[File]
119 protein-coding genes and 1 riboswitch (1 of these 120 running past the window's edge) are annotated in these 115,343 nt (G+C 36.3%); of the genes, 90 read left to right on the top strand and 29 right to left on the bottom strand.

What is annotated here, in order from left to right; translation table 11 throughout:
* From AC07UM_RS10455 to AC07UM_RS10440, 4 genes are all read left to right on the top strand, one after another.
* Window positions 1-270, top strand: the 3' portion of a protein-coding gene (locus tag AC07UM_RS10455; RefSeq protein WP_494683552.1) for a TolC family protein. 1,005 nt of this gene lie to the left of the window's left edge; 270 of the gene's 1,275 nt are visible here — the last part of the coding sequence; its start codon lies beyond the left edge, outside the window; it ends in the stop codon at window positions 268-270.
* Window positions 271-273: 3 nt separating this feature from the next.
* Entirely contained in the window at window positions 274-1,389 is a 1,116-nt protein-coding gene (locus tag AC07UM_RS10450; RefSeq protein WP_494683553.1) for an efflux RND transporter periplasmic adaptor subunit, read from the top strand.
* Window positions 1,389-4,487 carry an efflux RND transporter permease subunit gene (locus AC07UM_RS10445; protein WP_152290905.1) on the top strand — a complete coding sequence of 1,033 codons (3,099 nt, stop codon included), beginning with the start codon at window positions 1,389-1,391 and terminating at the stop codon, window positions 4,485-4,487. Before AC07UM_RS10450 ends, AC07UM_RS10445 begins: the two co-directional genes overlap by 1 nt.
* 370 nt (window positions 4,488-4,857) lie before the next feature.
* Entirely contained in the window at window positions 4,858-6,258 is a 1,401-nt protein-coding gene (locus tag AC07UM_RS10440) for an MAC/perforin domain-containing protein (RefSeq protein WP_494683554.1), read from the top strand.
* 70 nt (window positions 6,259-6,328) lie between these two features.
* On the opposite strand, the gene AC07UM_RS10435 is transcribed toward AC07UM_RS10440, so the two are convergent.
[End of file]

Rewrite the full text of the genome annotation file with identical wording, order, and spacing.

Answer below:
119 protein-coding genes and 1 riboswitch (1 of these 120 running past the window's edge) are annotated in these 115,343 nt (G+C 36.3%); of the genes, 90 read left to right on the top strand and 29 right to left on the bottom strand.

What is annotated here, in order from left to right; translation table 11 throughout:
* From AC07UM_RS10455 to AC07UM_RS10440, 4 genes are all read left to right on the top strand, one after another.
* Window positions 1-270, top strand: the 3' portion of a protein-coding gene (locus tag AC07UM_RS10455; RefSeq protein WP_494683552.1) for a TolC family protein. 1,005 nt of this gene lie to the left of the window's left edge; 270 of the gene's 1,275 nt are visible here — the last part of the coding sequence; its start codon lies beyond the left edge, outside the window; it ends in the stop codon at window positions 268-270.
* Window positions 271-273: 3 nt separating this feature from the next.
* Entirely contained in the window at window positions 274-1,389 is a 1,116-nt protein-coding gene (locus tag AC07UM_RS10450; RefSeq protein WP_494683553.1) for an efflux RND transporter periplasmic adaptor subunit, read from the top strand.
* Window positions 1,389-4,487 carry an efflux RND transporter permease subunit gene (locus AC07UM_RS10445; protein WP_152290905.1) on the top strand — a complete coding sequence of 1,033 codons (3,099 nt, stop codon included), beginning with the start codon at window positions 1,389-1,391 and terminating at the stop codon, window positions 4,485-4,487. Before AC07UM_RS10450 ends, AC07UM_RS10445 begins: the two co-directional genes overlap by 1 nt.
* 370 nt (window positions 4,488-4,857) lie before the next feature.
* Entirely contained in the window at window positions 4,858-6,258 is a 1,401-nt protein-coding gene (locus tag AC07UM_RS10440) for an MAC/perforin domain-containing protein (RefSeq protein WP_494683554.1), read from the top strand.
* 70 nt (window positions 6,259-6,328) lie between these two features.
* On the opposite strand, the gene AC07UM_RS10435 is transcribed toward AC07UM_RS10440, so the two are convergent.